The US has a growing demand for nurses. Yet nursing schools are turning away many qualified candidates.
Long-term solutions to the nursing shortage call for changes that value nurses and offer them a safe place to work.
Rates of burnout have increased alarmingly among health-care workers during the pandemic. Unless the system provides more support to its already depleted workforce, staff shortages may get worse.
COVID patients in ICU are younger, sicker and stay for longer than other critically unwell patients, affecting the entire hospital and its staff.
A school nurse’s caseload can vary dramatically based on a school’s size and the number of students dealing with chronic disease, poverty, housing insecurity and many other concerns.
To live well through and beyond the pandemic, we need to recognize the moral distress experienced by people, and especially health-care workers.
An effective oxygen system requires prompt recognition of who needs oxygen, a reliable oxygen supply and safe delivery to those who need it.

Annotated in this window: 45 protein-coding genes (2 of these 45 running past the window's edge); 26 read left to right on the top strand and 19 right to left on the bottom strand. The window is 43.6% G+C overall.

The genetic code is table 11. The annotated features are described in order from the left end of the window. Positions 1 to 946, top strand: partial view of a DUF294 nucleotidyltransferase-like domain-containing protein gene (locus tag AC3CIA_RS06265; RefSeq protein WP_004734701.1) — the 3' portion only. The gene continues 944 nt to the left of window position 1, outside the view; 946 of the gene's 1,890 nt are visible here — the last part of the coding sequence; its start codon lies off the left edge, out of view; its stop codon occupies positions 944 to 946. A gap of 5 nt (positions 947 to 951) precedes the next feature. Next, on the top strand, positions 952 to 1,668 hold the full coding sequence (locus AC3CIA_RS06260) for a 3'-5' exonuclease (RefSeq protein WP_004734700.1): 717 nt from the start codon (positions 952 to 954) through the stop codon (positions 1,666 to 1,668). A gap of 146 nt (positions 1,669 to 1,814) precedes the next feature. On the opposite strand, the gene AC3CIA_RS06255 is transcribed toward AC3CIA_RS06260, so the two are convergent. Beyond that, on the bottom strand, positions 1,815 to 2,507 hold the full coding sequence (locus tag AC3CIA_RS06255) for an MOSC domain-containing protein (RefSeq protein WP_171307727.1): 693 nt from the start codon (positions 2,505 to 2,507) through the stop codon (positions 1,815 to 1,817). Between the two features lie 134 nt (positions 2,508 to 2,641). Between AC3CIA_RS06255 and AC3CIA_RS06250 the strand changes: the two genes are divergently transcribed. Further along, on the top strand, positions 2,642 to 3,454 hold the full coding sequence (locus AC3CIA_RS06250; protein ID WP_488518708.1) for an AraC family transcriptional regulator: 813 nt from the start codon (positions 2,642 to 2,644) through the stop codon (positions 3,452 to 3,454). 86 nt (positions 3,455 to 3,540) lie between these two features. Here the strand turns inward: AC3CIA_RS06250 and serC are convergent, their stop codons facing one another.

Nursing students are 90% female, often mature-age students who are still expected to carry most of the housework and childcare load while they study. Something has to give.
Nurses are not heroes – they are technically expert professional carers with unique skills. And they are struggling.
More patients die if there are fewer nurses available – so the UK must resolve its current shortage.
The COVID-19 pandemic has shined a spotlight on another US medical emergency: a serious shortage of nurses.
Social distancing can get tougher in the fall and winter. These simple steps can help keep you and your loved ones healthy.
Nurses are uniquely at risk of COVID-19, and are affected by many of the health inequalities that the pandemic has exposed. But no one is listening to them.
School nurses were already overwhelmed, with hundreds of students and staff in their charge. Now, COVID-19 screenings and testing have become their priority.
Using actors can provide nurses with valuable training dealing with a diverse set of patients.
Comparisons with the second world war are usually unhelpful – but the crisis changed UK nursing for the better. The pandemic offers a similar chance to rethink nursing is provided.
Healthcare practitioners face a difficult situation – they have the right to be protected, but are legally required to treat patients.
A scholar and mother of a young child who is now working at home explores what’s called the ‘work-family conflict’ – and finds that’s the wrong label for the impossible choices faced by parents.
Anti-Blackness lingers in nursing and continues to limit access for Black folks, especially within nursing schools.
Nurses have always been at the forefront during war, epidemics and other times of disaster.